Thursday, 05 May 2016 14:01

10 short films about life on the southern Prairies premiere May 6-14

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Over the summer and fall of 2015, filmmaker Scott Parker travelled nearly 30,000 km making 10 short films and teaching community filmmaking workshops along the way.

The stories told in The Grasslands Project were generated by people from local communities and filmed in towns across the southern Prairies.
Even if a person isn’t in one of the films, he or she will likely know somebody who is.
Each documentary is a beautiful portrait of prairie life. The southern Prairies are among the most accessible, but also the least known, of all the regions in Canada. The rolling hills and waving grasses, the small towns and family farms, the bake sales and fall suppers are all there. The winters are cold, the summers hot and everything sometimes seems a thousand miles away. It is a land of many stories, and a new collection of films from the National Film Board of Canada brings some of these stories to audiences across the nation and around the world.
The Grasslands Project, as it became known, was conceived and designed by Parker in concert with NFB Executive Producer David Christensen.
Parker then travelled to the area, headquartered himself in the small Saskatchewan town of Eastend and began the extensive community engagement the project would require if it was to be successful either cinematically or as an outreach action.
As Parker was the point man of this engagement, it was decided he would also be the only filmmaker creating the 10 short documentaries.
Over several weeks, he managed to form strong, trusting relationships with many people who would be instrumental in making the films, so the NFB team organized a camera and sound package uniquely suited to a single filmmaker operating in the field, and an edit suite was set up in Eastend.
Parker would live in the town for six months while shooting and editing the films, and he spent about two months living out of his “mobile production unit.”
In addition to the 10 short films, The Grasslands Project aimed to hold 10 community media workshops across the south; in the end, due to popular demand, 12 were held.
Participants included journalists, librarians, historians, prospective actors, Indigenous youth, agriculture insiders, bloggers, youth with complex physical disabilities, teachers, students, and federal inmates.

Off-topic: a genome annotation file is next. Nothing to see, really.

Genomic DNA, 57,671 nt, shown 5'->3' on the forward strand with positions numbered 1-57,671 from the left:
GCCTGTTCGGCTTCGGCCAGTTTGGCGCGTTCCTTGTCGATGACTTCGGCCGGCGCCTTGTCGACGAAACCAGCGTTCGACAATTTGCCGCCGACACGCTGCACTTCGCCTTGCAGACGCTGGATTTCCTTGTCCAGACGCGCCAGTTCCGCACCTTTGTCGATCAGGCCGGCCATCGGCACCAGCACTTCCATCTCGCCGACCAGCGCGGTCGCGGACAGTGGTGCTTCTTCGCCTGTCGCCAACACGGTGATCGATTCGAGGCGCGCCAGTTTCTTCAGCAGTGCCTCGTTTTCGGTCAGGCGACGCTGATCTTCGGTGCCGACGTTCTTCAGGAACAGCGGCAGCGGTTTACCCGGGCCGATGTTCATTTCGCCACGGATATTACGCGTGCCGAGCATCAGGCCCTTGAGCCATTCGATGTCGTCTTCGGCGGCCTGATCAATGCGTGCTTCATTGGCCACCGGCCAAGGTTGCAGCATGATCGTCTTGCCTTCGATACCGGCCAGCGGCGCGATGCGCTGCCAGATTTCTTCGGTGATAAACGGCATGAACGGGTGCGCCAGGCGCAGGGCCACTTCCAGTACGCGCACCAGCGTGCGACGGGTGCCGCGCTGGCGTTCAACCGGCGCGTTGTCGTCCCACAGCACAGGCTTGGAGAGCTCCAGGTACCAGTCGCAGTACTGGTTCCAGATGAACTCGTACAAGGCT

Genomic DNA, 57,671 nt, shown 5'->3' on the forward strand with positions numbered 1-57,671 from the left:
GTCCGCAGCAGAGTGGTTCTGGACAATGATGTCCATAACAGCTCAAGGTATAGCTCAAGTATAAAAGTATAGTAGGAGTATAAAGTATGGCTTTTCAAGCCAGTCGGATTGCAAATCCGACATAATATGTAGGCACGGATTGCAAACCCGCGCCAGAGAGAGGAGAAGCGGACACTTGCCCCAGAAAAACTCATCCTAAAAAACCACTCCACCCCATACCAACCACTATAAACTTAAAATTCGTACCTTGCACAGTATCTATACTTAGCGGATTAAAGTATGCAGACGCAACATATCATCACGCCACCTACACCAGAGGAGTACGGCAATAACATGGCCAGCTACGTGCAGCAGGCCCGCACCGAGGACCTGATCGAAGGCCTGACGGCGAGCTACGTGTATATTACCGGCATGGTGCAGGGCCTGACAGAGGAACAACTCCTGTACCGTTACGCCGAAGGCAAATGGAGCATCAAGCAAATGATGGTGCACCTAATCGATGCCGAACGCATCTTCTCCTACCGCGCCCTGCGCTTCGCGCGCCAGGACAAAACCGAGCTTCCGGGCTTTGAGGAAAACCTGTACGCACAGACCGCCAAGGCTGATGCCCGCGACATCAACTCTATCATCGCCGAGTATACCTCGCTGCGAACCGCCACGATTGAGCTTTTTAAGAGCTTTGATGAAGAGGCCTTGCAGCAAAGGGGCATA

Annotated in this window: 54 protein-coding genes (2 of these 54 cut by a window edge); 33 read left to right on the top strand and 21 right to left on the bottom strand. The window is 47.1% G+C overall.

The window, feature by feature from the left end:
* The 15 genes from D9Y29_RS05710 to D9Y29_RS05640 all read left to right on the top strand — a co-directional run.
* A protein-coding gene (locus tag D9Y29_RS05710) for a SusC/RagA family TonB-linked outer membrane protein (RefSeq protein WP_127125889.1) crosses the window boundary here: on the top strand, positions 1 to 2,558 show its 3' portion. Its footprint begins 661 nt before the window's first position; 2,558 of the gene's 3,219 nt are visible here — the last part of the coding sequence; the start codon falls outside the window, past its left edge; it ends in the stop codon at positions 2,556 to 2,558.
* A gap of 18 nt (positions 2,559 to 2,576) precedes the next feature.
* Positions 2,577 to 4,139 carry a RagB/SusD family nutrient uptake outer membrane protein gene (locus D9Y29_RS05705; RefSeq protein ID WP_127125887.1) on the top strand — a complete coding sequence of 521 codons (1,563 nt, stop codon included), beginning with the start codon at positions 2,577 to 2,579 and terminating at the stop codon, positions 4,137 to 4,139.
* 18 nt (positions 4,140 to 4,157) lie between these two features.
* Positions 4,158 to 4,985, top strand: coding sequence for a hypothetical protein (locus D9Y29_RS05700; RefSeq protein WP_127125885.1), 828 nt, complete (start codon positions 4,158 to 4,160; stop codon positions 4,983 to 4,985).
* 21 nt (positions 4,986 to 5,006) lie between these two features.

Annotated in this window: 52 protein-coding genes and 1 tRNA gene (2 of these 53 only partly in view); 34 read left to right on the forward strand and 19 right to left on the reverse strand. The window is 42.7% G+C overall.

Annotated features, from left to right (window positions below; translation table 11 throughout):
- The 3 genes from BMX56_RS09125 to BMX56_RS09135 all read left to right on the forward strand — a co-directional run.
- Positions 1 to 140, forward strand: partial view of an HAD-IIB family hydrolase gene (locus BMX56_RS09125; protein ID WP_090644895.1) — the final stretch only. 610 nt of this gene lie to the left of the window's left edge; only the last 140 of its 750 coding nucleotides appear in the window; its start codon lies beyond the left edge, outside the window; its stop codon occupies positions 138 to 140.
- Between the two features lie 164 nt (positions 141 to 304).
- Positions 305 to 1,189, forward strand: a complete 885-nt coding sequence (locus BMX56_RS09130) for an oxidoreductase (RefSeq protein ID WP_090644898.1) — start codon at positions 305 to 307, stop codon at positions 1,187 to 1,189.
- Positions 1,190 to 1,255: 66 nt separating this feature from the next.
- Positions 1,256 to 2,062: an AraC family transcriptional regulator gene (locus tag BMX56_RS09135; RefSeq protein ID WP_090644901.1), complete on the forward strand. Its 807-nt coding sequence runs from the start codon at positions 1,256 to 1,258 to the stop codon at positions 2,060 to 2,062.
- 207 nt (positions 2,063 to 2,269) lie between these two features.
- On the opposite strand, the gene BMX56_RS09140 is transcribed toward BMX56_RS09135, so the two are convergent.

Parker developed and led each and every one of the workshops.
The project was fortunate to team up with local folklorist and writer Kristin Catherwood, who was instrumental in clarifying the ideals behind it and helping workshop participants understand the relationship between place and story.
There is power in people telling their own stories back to themselves, and while not all the workshops had a profound outcome, many did.
They not only provided people with the fundamentals of making their own short films but also demonstrated the power of story and film and film indeed has power.
The finished documentaries are rough and unprofessional, but, to the participants, both the process and product were transformative.
Free admission; all are welcome. Seating is limited, so arrive early with the world premiere tour May 6-14.
• MAGRATH — Friday, May 6 at 7 p.m. at the Magrath Museum;
• COUTTS — Saturday, May 7 at 7 p.m. at the Coutts Civic Centre;
• FOREMOST — Sunday, May 8 at 2 p.m. at the Foremost Community Hall;
• VAL MARIE — Monday, May 9 at 7 p.m. at the Val Marie Community Hall Palais Royale Theatre;
• ROCKGLEN — Tuesday, May 10 at 7 p.m. at the New Horizon Drop-In Centre;
• RADVILLE — Wednesday, May 11 at 7 p.m. at the Radville Community Centre;
• GRAVELBOURG — Thursday, May 12 at 7 p.m. at the Renaissance Gaiety Theatre;
• WOOD MOUNTAIN — Friday, May 13 at 7 p.m. at the Wood Mountain Community Hall;
• EASTEND — Saturday, May 14 at 7 p.m. at the Eastend Memorial Hall.
Follow the Grasslands Project on:
For more information, phone 780-495-5457.

Read 1050 times Last modified on Friday, 06 May 2016 04:48
Ryan Dahlman

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